Estate walk at Sheffield Park
Complement a visit to the stunning landscape gardens with an exploration of the historic parkland at Sheffield Park, East Sussex. Gentle slopes across grazed fields lead you by copses and down to the riverside flood meadow. Dogs on leads are welcome.
Spot local wildlife and enjoy beautiful vistas
Keep a look out for dragonflies, butterflies, kingfishers or birds of prey as you soak up the tranquility of the wider estate.
Sheffield Park car park, TQ413239
Starting facing away from Visitor Reception, cross the car park and enter the parkland through the kissing gate. Bear slightly left across the parkland following the grass permissive path, following signs to Ringwood Toll. Head through the two kissing gates and to the left of the stag-headed oak. After the gate, follow the path to the pedestrian gate in the middle of the forested area ahead and enter Ringwood Toll.
This area was arable land farmed to grow cereal crops until 2006 when the National Trust embarked on an arable reversion project to restore the area to grassland of high wildlife value. The land is grazed to help improve the nutrient balance of the soil to encourage wildflowers and associated insects. The parkland now has a rich fauna, including abundant green woodpeckers, at least eight species of bat and several scarce dragonflies. On clear days you can see Fletching church to the South West and the Ashdown Forest to the West.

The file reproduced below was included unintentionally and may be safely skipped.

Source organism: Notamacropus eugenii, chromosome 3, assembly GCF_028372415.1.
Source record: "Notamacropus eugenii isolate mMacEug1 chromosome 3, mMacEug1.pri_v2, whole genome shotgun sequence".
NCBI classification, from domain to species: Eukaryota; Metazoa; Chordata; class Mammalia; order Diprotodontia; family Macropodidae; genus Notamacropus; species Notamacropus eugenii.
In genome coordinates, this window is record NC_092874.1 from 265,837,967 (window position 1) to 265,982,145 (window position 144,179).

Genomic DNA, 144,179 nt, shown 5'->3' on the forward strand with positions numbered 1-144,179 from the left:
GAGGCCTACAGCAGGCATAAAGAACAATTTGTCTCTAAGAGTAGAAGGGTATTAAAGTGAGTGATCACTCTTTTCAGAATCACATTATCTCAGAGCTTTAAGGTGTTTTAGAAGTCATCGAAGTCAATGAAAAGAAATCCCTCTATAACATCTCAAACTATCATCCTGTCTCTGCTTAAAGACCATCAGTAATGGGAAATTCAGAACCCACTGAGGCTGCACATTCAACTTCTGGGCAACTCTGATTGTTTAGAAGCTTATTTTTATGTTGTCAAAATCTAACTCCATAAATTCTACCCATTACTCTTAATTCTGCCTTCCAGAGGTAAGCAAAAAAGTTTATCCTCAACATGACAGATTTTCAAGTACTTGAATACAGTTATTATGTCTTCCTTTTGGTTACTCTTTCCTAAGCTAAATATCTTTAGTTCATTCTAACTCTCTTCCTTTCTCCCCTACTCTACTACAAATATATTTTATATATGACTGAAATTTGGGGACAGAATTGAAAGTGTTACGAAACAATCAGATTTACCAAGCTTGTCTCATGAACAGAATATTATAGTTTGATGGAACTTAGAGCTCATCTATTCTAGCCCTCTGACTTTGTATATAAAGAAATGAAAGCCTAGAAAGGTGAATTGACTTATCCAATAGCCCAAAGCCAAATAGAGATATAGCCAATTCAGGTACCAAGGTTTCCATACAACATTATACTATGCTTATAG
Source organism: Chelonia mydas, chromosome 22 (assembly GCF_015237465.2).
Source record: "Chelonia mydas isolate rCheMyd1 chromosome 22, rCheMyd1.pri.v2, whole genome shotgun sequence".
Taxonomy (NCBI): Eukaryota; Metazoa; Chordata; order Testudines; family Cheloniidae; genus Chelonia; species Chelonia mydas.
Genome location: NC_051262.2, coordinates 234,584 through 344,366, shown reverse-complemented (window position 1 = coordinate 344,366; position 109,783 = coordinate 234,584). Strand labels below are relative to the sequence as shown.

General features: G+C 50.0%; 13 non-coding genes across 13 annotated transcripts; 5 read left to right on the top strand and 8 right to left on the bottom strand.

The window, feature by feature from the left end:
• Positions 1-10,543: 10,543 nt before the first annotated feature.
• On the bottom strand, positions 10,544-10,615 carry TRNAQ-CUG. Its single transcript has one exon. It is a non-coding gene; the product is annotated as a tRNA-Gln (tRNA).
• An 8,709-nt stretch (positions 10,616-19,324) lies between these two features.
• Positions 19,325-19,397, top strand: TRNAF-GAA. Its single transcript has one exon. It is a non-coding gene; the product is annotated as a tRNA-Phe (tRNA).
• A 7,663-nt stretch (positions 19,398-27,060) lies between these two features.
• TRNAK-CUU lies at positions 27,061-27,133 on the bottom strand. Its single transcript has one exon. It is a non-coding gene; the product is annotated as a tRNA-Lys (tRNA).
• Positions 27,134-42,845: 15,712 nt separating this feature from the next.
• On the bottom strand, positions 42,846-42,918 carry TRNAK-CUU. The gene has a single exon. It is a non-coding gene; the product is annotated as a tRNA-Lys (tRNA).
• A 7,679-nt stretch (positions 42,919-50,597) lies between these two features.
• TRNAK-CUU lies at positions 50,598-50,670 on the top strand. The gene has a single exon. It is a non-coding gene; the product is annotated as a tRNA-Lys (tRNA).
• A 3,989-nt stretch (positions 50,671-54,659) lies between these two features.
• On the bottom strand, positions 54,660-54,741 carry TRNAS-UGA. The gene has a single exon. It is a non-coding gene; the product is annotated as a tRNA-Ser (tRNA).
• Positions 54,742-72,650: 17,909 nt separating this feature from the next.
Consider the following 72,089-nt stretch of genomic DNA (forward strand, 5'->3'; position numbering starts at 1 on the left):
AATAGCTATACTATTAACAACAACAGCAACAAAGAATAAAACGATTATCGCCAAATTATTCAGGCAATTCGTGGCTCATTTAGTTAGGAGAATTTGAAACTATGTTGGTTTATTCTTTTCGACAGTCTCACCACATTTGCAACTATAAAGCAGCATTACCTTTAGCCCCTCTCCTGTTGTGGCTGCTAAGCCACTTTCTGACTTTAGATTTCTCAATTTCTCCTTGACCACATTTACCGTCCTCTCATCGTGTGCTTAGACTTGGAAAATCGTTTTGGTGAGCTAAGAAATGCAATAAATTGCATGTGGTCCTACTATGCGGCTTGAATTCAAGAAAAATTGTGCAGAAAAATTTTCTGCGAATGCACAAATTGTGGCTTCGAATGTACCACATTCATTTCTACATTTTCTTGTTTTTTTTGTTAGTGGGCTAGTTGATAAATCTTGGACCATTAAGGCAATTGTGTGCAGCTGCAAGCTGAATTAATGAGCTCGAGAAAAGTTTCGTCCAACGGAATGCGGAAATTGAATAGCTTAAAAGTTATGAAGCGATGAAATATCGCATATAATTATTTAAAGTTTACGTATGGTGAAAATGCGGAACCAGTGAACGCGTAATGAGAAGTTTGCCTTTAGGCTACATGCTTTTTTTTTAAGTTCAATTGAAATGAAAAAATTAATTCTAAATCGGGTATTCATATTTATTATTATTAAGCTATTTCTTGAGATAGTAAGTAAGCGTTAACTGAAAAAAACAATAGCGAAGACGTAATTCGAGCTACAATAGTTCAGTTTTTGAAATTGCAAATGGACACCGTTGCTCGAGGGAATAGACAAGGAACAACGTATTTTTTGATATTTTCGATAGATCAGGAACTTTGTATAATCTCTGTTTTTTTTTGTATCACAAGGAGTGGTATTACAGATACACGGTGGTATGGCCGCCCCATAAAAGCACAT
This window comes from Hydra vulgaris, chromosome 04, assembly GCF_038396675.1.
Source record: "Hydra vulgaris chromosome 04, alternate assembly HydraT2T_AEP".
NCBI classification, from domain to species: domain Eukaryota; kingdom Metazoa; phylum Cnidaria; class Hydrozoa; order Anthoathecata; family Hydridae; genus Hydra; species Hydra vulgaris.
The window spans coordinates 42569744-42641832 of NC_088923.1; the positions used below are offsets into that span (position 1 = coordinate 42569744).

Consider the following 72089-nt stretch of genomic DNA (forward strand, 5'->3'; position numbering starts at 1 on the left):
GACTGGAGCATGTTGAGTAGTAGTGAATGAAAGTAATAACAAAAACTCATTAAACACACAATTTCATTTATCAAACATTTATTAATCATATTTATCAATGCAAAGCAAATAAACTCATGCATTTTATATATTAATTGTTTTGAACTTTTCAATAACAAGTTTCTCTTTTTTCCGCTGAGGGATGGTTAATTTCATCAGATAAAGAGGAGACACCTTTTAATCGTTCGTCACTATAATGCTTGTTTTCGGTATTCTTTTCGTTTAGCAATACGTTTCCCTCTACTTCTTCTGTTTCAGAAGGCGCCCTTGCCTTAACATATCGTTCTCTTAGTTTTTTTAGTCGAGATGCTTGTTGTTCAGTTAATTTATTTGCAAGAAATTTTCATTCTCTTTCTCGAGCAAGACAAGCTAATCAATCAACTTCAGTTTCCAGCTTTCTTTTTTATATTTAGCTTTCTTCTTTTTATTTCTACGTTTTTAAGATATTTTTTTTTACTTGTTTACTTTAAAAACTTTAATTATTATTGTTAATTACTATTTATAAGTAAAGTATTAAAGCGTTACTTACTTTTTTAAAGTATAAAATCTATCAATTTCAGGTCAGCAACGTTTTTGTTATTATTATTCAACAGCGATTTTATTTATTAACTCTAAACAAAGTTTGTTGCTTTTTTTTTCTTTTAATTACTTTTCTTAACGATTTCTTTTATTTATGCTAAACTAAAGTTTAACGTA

Passing the carving of the Green Man, turn left and follow the main path through the play trail. Follow the main trail around in a semi-circle exiting past the rope swing, past the stock gate on the left. Exit onto the parkland through the next pedestrian gate on the left.
Set in an enclosed woodland copse, you can build a den, test your balance on the balance beam, climb trees or sit on one of the story-telling chairs and let your imagination run wild. See if you can find the see-saw, slack line and stepping stones.
Join the permissive path going right, go through the pedestrian gate. Head slightly left past two benches.
If you are lucky you will hear the steam trains approaching on the Bluebell Railway, and spot the tell-tale sign of clouds of steam through the trees. At such moments, it is easy to imagine that this landscape has remained largely unchanged for the last 100 years. The 3rd Earl of Sheffield championed the growth of the railway and the station at Sheffield Park was built in 1882 to serve the house and garden.
Turn left downhill towards the gates and bridge - pass over the Hammerdick stream. Bear left and follow alongside the stream, past the hollow oak.
The oxbow features are a result of straightening and deepening of the Ouse in the 1700s, meaning what used to be meanders of the river are now oxbow features. To restore the natural fauna and flora of the river, Sheffield Park is embarking on a restoration project to improve the river and floodplain, and re-connect the Ouse to its local communities. The project hopes to encourage natural processes back onto the site, improving habitats for river and terrestrial species.
Turn left out of the floodplains at the next bridge, passing through the pedestrian gate. Head up hill slightly out of the trees and head right along the permissive path, keeping the trees on your left-hand side, towards a flat bridge ahead.